One of the simplest ways a teacher honors the thoughts of a student is by asking what they are. And there is nothing contradictory in pointing out that it is just as fine a thing to ask what they know about the lesson as it is to ask about what is happening in their lives.
I try to begin every lesson (with adults or children) by raising to their awareness what they already know about the lesson and to link the lesson to their experience (which, by the way, I am a part of). I like to ask them for their opinions about things if I am doing a literature lesson.
For example, two days ago, I taught a group of 3rd to 6th graders at the Aquinas Learning Center in Manassas, VA a story called The Gold Coin, which is about a thief. This was my first time with this group of children, so I wanted to learn their names. So I asked them to tell me their names, their grade, and a rather silly question that got their opinion on something. While they were answering the silly question, I was driving their name home into my memory (it’s not hard to do both at the same time).
Then, because they noticed I was looking straight at them while they were talking to me and because I was listening to and interacting with them (including some teasing, which children love to get from adults), they were willing to listen to me. So I said, “I need some advice from you,” and I told them about an experience when I was in first grade and accidentally stole a candy bar (really!).
One of the questions I asked was how stealing would affect my soul, and let me tell you, that question was not even slightly beyond them! After a few minutes of listening to and responding to their advice, I told them I was going to read a story about another thief.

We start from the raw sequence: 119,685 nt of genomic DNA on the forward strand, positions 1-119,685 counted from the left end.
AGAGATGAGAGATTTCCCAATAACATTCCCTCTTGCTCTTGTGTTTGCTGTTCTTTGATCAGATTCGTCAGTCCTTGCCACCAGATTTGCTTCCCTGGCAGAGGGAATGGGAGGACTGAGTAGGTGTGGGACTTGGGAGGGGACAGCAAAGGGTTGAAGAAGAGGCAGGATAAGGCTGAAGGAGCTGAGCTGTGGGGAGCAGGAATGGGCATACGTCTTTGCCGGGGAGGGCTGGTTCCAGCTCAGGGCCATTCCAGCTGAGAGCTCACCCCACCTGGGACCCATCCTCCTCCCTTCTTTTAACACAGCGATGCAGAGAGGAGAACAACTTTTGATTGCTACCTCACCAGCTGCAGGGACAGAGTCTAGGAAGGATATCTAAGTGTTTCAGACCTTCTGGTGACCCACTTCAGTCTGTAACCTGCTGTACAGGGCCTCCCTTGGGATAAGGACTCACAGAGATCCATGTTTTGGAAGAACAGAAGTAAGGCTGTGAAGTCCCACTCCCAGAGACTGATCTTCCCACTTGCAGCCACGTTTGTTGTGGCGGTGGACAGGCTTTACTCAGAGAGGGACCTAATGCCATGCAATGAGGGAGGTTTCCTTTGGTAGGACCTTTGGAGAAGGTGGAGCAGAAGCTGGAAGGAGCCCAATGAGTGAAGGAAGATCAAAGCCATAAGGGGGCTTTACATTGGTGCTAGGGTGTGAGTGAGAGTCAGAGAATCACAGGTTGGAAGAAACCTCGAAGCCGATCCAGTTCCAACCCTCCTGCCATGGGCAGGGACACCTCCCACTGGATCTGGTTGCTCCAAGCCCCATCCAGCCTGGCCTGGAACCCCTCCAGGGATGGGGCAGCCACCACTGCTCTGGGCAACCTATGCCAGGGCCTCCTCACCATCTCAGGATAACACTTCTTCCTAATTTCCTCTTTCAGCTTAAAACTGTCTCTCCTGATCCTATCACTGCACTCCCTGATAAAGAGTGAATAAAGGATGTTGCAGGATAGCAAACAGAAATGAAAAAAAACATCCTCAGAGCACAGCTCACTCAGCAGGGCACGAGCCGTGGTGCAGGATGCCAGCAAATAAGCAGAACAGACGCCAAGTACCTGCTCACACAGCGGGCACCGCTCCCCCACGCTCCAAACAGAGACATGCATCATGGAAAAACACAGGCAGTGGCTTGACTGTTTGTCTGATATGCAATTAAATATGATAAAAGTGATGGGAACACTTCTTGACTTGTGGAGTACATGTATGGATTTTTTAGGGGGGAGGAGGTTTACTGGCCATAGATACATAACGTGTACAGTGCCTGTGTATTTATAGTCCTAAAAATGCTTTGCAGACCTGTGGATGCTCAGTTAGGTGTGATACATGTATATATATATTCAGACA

So I read the story (it’s a good one, look it up!) and we were almost out of time so I couldn’t discuss it as long as I would have liked, but we did take about five or ten minutes to wrap it up. I did NOT tell them the “moral” of the obviously moral story. In fact, I told them I didn’t know what this story would mean to them.
But they got it. I have an ever-growing respect for the increasingly obvious fact that the law of God is written in children’s hearts. It’s not just that they know that law, it’s that their being and their thoughts are inclined, by nature, to it. The stories help make them conscious of it.
So I avoid moralizing, because that arouses the wicked pride that covets for hearing that it shouldn’t. I trust the story, I trust the child, and I trust the Holy Spirit to guide the child to the lesson he needs to learn. Rarely do I know what that lesson is. As an aside, that’s the nature of literature.
It’s not precise, like math. 14+2=16, every single time. And you get their, first my memorizing the facts, and then by learning the patterns.
But in literature, the lessons are less precise. They are normative, not analytical. So to predetermine the exact lesson a child will take from a literary (or historical text) is to undercut the work of the text. Sure they should learn to analyze literature, but that’s a lower order skill and should be taught in light of the true end of literature, which is to form the moral imagination while giving them an encounter with the eternal truth.
Because the child is, by nature, literary, to undercut the literary nature of literature is to disrespect the child and to undercut his own thoughts. I may have become confusing, so let me return to my main point and put an end to this. I have found over and over again that when students sense that the teacher cares about what the student is thinking about, the student is happy to align his or her goals with those of the teacher.
The conflict is not necessary, and usually begins, not with the students attitude or actions, but with the teacher’s assumptions. If I confused you, please ask me a question that forces clarity and I’ll try to fix the mess I’ve made. Here’s how Karen makes the point more concisely. “Most of the time, once I have their attention, the students are interested in the lesson.” But watch the transitions.